How do you enforce your trust?

 

Whatever the reason for establishing your trust, it is important to know how to enforce the trust, especially if you cannot always be there to look over your assets. The type of trust that you set up will be the primary way to enforce your vision and rights to the assets that you have trusted.

 

Here are a few common types of trusts:

 

Interest in Possession Trust

This is sometimes called a life interest or a fixed interest trust and is used to protect the assets from being used up by one of the beneficiaries. For instance, if one spouse dies and leaves the trust to their widow/widower, it will allow the living spouse to use the assets as needed. However, this kind of trust will not allow the trustee to deplete the assets or redistribute the assets. This ensures that children will still receive their inheritance as set out by the settlor, while also allowing the widowed to utilise the assets in the meantime. This kind of trust can also protect children from a different marriage, so not just the children of the surviving stepparent receive the wealth.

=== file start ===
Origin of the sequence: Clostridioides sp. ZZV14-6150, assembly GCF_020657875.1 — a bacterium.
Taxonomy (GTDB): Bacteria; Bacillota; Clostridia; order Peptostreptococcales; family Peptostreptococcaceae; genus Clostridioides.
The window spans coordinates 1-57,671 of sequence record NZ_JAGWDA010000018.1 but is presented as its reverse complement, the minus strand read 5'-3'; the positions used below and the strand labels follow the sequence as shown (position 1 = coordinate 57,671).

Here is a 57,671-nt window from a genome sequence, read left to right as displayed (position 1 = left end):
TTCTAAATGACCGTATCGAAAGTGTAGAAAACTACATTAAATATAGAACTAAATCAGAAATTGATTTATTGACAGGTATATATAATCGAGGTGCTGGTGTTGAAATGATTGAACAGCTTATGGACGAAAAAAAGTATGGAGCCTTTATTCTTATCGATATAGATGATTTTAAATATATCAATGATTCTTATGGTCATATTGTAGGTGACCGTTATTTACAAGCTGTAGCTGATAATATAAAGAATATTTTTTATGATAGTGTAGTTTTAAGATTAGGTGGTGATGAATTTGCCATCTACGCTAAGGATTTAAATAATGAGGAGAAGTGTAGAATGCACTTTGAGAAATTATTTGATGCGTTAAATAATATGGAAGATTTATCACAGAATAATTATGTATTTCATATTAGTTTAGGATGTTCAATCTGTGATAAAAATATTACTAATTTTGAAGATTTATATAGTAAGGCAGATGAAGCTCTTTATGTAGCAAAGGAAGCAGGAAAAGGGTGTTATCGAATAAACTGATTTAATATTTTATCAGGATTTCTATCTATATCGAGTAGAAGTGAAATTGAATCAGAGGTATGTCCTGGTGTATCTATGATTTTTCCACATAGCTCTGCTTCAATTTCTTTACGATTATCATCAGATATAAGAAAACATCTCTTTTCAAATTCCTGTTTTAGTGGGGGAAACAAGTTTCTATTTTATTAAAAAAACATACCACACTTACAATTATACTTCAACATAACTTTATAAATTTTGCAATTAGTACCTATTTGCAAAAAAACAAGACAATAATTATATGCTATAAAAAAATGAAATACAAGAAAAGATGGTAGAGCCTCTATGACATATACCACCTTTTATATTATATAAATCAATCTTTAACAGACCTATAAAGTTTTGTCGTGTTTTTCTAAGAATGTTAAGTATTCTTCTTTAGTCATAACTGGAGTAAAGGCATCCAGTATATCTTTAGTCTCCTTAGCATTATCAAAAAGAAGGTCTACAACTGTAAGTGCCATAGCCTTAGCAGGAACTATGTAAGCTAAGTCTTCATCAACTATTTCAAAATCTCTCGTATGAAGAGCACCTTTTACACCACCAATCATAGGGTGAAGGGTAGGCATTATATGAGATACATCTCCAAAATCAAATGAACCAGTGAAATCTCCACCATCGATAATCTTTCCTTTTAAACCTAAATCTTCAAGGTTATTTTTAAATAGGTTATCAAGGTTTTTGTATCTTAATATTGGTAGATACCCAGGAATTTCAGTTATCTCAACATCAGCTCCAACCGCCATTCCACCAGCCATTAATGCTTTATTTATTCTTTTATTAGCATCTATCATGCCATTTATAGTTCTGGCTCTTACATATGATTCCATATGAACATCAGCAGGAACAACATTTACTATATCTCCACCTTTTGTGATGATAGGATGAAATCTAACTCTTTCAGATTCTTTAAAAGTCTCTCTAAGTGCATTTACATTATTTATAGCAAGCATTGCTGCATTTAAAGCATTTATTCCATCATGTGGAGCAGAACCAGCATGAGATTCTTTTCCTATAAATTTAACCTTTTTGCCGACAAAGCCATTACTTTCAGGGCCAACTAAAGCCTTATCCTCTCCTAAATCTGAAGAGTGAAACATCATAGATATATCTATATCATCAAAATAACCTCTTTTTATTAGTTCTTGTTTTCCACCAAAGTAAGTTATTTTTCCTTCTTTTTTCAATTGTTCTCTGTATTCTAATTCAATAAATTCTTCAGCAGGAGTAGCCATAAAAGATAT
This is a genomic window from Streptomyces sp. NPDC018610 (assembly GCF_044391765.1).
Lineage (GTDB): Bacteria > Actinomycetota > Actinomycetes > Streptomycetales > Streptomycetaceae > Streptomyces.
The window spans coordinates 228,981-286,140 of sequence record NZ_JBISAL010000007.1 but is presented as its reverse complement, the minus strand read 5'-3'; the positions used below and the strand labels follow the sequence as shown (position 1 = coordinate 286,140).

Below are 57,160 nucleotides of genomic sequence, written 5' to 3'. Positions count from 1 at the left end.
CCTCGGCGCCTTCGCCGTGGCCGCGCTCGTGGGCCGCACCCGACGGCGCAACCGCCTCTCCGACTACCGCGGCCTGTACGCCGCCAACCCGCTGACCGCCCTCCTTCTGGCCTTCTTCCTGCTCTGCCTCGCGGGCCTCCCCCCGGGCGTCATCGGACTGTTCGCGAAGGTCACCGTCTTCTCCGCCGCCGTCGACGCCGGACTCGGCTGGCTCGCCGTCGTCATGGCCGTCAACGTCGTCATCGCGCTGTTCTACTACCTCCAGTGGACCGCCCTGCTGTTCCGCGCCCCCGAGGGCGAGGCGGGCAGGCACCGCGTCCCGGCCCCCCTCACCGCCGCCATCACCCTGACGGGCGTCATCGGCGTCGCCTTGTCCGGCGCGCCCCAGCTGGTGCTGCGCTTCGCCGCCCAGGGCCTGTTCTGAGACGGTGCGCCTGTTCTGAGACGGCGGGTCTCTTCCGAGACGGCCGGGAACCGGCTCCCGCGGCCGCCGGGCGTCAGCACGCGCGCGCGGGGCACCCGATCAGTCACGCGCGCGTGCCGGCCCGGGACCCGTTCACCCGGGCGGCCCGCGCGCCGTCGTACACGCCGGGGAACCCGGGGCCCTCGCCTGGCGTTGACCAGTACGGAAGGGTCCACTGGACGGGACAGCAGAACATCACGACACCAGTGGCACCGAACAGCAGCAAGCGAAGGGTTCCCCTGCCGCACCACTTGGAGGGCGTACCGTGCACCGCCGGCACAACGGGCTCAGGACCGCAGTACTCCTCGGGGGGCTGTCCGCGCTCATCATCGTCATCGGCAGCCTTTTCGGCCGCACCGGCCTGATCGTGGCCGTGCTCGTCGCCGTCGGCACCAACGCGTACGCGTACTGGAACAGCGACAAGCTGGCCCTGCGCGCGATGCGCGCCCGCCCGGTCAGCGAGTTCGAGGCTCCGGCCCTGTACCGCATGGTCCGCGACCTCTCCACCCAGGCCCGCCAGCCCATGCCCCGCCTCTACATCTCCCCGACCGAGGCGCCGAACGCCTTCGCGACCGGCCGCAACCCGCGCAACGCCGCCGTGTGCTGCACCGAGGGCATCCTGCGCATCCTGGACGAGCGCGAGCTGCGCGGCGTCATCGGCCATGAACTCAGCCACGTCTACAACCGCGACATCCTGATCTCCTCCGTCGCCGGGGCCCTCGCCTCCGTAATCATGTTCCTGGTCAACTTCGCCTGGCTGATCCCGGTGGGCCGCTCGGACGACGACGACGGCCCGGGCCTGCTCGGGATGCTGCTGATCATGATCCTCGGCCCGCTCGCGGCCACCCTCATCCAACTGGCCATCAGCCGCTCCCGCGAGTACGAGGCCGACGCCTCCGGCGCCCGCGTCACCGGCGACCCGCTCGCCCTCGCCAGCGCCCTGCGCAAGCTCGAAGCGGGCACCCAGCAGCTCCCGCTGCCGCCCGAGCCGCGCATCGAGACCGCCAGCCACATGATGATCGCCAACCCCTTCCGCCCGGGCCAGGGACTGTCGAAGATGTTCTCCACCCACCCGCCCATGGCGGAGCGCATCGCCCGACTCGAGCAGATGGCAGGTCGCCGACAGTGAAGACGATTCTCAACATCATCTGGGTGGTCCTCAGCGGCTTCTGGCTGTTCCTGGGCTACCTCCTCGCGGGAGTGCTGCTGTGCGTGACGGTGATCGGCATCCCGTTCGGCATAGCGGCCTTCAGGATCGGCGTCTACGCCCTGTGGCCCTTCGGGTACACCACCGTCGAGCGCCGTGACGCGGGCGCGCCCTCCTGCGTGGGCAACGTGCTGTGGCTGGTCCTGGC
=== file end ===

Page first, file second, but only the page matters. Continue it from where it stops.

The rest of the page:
Ultimately, this trust will give the settlor more specific control over how they want their assets managed and used.

 

Discretionary Trusts

A discretionary trust allows the beneficiaries of the trust more flexibility in how they will ultimately use the assets. The desire for flexibility could be for a number of reasons. Perhaps the settlor wants to allow for the beneficiaries to pass the assets gained from the trust to their own children, and the settlor may not be alive when said children will be born. As well, there may be a very dynamic shifting of needs within a family or group of beneficiaries, and the settlor wants to allow the flexibility of how the assets are distributed when the time comes.

 

Charitable Trusts